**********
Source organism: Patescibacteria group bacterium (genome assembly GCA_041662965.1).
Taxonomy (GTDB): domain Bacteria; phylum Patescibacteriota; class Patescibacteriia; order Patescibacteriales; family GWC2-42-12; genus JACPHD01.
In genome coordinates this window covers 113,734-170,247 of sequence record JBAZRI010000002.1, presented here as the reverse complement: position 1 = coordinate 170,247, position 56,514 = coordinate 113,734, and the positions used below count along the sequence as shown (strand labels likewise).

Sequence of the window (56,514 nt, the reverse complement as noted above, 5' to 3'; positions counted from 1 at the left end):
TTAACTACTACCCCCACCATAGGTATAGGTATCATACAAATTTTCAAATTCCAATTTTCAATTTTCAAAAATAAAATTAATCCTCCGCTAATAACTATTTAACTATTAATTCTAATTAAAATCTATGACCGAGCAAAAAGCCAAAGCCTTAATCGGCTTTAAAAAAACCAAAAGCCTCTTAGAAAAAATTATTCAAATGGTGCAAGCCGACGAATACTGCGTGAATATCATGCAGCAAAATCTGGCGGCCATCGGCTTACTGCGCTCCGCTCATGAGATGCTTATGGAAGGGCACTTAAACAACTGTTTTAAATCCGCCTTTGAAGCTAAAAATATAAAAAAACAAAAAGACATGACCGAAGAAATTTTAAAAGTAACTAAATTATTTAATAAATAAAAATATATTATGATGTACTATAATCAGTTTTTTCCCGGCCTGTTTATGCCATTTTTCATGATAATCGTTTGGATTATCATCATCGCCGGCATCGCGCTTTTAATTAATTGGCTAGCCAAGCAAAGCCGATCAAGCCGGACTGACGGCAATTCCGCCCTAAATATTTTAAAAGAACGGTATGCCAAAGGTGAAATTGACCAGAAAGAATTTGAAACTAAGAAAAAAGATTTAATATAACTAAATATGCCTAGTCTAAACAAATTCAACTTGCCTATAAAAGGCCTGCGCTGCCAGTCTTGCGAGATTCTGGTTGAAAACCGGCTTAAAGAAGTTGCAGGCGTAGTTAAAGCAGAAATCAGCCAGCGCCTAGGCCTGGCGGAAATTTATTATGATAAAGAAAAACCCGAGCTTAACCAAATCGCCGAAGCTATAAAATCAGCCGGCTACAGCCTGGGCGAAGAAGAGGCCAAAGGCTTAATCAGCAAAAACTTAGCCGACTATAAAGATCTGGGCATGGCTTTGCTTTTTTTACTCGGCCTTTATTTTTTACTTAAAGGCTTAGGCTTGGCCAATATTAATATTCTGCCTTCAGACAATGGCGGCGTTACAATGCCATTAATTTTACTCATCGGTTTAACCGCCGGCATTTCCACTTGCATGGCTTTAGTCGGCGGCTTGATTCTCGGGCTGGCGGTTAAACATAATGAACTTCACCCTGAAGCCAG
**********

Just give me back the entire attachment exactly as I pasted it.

Source organism: Patescibacteria group bacterium (genome assembly GCA_041662965.1).
Taxonomy (GTDB): domain Bacteria; phylum Patescibacteriota; class Patescibacteriia; order Patescibacteriales; family GWC2-42-12; genus JACPHD01.
In genome coordinates this window covers 113,734-170,247 of sequence record JBAZRI010000002.1, presented here as the reverse complement: position 1 = coordinate 170,247, position 56,514 = coordinate 113,734, and the positions used below count along the sequence as shown (strand labels likewise).

Sequence of the window (56,514 nt, the reverse complement as noted above, 5' to 3'; positions counted from 1 at the left end):
TTAACTACTACCCCCACCATAGGTATAGGTATCATACAAATTTTCAAATTCCAATTTTCAATTTTCAAAAATAAAATTAATCCTCCGCTAATAACTATTTAACTATTAATTCTAATTAAAATCTATGACCGAGCAAAAAGCCAAAGCCTTAATCGGCTTTAAAAAAACCAAAAGCCTCTTAGAAAAAATTATTCAAATGGTGCAAGCCGACGAATACTGCGTGAATATCATGCAGCAAAATCTGGCGGCCATCGGCTTACTGCGCTCCGCTCATGAGATGCTTATGGAAGGGCACTTAAACAACTGTTTTAAATCCGCCTTTGAAGCTAAAAATATAAAAAAACAAAAAGACATGACCGAAGAAATTTTAAAAGTAACTAAATTATTTAATAAATAAAAATATATTATGATGTACTATAATCAGTTTTTTCCCGGCCTGTTTATGCCATTTTTCATGATAATCGTTTGGATTATCATCATCGCCGGCATCGCGCTTTTAATTAATTGGCTAGCCAAGCAAAGCCGATCAAGCCGGACTGACGGCAATTCCGCCCTAAATATTTTAAAAGAACGGTATGCCAAAGGTGAAATTGACCAGAAAGAATTTGAAACTAAGAAAAAAGATTTAATATAACTAAATATGCCTAGTCTAAACAAATTCAACTTGCCTATAAAAGGCCTGCGCTGCCAGTCTTGCGAGATTCTGGTTGAAAACCGGCTTAAAGAAGTTGCAGGCGTAGTTAAAGCAGAAATCAGCCAGCGCCTAGGCCTGGCGGAAATTTATTATGATAAAGAAAAACCCGAGCTTAACCAAATCGCCGAAGCTATAAAATCAGCCGGCTACAGCCTGGGCGAAGAAGAGGCCAAAGGCTTAATCAGCAAAAACTTAGCCGACTATAAAGATCTGGGCATGGCTTTGCTTTTTTTACTCGGCCTTTATTTTTTACTTAAAGGCTTAGGCTTGGCCAATATTAATATTCTGCCTTCAGACAATGGCGGCGTTACAATGCCATTAATTTTACTCATCGGTTTAACCGCCGGCATTTCCACTTGCATGGCTTTAGTCGGCGGCTTGATTCTCGGGCTGGCGGTTAAACATAATGAACTTCACCCTGAAGCCAG